Choreography: Madeline Kurtz, in collaboration with performers
Dancers: Alexis Cordella, Dutch DeCarvalho, Rebecca Oberstadt
Music: Prince
​Original Text: Madeline Kurtz
Lighting Design: Maureen Gorman
Costume Design: Chloe London

We Woke up Like This

Premiere: 2016
We Woke Up Like This is a study in how context affects content and how various performance qualities create said context. Within the bizarre world that the dancers inhabit--which is accompanied by a sound score of high frequency pitches and clicks--they tap into various performative states, ranging from overly-dramatized to mechanical and monotonous, as they deliver quotes from Beyoncé songs. By pulling Beyoncé's lyrics out of the context of the songs from which they came, the work aims to give the audience a task...a puzzle to figure out: why are these lines so familiar? How does the theatrical delivery of the text alter its reception? The work also begs questions surrounding popular culture, as four white women recite lyrics that belong to a black female icon.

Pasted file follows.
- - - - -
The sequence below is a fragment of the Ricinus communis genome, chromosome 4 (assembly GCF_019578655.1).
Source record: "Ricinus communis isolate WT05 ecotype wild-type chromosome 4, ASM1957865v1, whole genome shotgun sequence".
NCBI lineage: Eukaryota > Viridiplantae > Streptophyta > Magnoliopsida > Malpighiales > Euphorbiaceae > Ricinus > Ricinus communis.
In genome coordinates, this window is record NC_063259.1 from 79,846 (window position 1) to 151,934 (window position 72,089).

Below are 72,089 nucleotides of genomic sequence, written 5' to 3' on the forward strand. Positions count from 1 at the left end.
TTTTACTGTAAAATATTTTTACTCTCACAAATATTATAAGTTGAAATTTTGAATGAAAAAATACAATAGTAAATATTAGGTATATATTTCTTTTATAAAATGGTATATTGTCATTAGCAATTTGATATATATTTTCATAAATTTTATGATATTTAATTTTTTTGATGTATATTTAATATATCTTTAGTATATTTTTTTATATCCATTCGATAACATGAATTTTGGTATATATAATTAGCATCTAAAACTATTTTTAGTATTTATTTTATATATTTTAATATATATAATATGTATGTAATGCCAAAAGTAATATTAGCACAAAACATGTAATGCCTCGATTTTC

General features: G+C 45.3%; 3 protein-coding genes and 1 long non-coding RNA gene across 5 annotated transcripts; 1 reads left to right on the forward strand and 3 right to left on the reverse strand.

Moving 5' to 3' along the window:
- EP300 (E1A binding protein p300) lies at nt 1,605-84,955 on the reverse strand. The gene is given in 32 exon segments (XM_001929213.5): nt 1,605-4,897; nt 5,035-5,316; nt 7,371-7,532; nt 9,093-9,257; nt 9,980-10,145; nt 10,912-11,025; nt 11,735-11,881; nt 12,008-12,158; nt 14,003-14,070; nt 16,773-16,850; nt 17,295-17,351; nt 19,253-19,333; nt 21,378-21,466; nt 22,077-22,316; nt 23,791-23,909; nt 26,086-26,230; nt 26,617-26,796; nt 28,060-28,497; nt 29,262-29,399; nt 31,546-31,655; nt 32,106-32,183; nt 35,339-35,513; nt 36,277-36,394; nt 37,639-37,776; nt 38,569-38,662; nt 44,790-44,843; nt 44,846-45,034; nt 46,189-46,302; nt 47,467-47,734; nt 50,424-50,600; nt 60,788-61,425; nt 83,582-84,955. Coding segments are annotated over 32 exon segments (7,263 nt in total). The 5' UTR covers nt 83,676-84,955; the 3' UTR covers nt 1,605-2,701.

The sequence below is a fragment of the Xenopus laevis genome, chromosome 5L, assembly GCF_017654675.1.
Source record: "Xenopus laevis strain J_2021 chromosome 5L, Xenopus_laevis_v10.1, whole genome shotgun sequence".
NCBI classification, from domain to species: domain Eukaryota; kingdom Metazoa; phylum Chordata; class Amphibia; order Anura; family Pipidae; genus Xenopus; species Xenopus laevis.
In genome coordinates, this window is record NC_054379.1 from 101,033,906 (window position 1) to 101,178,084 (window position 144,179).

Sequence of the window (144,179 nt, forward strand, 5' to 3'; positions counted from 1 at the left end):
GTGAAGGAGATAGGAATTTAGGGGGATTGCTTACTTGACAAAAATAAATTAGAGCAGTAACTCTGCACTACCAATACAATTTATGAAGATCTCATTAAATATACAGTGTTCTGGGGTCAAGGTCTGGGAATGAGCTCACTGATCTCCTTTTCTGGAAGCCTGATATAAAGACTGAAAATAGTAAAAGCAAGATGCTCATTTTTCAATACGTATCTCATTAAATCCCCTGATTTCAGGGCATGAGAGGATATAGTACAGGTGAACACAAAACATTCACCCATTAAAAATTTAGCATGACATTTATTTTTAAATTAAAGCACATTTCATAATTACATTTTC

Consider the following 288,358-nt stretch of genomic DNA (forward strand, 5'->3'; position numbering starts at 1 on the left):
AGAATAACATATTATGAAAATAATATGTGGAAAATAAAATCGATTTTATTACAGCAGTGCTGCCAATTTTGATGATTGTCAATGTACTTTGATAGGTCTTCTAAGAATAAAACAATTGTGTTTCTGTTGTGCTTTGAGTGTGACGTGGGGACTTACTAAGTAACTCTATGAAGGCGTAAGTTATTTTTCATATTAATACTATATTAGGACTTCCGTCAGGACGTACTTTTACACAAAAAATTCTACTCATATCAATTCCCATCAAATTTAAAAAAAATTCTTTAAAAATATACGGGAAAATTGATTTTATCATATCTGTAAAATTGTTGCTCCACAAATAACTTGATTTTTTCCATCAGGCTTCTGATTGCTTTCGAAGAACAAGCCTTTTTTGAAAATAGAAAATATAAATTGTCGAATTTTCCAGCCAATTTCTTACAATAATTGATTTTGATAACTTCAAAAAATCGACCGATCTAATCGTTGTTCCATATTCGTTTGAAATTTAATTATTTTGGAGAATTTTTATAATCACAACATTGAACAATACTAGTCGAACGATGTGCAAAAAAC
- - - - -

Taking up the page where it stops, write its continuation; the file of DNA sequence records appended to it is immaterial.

Choreography: Madeline Kurtz, in collaboration with performers
Dancers: Emma Cohen, Alanna Gilson, Rachel Steinkamp, Malena Sullivan
Musical Composition: Luke Martin 

I Agree with You, But...

Premiere: 2015
I Agree… looks at communication and attentiveness. The work asks questions about what it means to listen actively, both in the literal, aural sense, as well as physically. Are we ever fully paying attention, or are we too wrapped up in our selves to be invested in the ideas of others? 
Choreography: Madeline Kurtz, in collaboration with performers
Dancers: Madison Fitzgibbons, Caroline Labreche, M.K. Murphy
Musical Composition: Luke Martin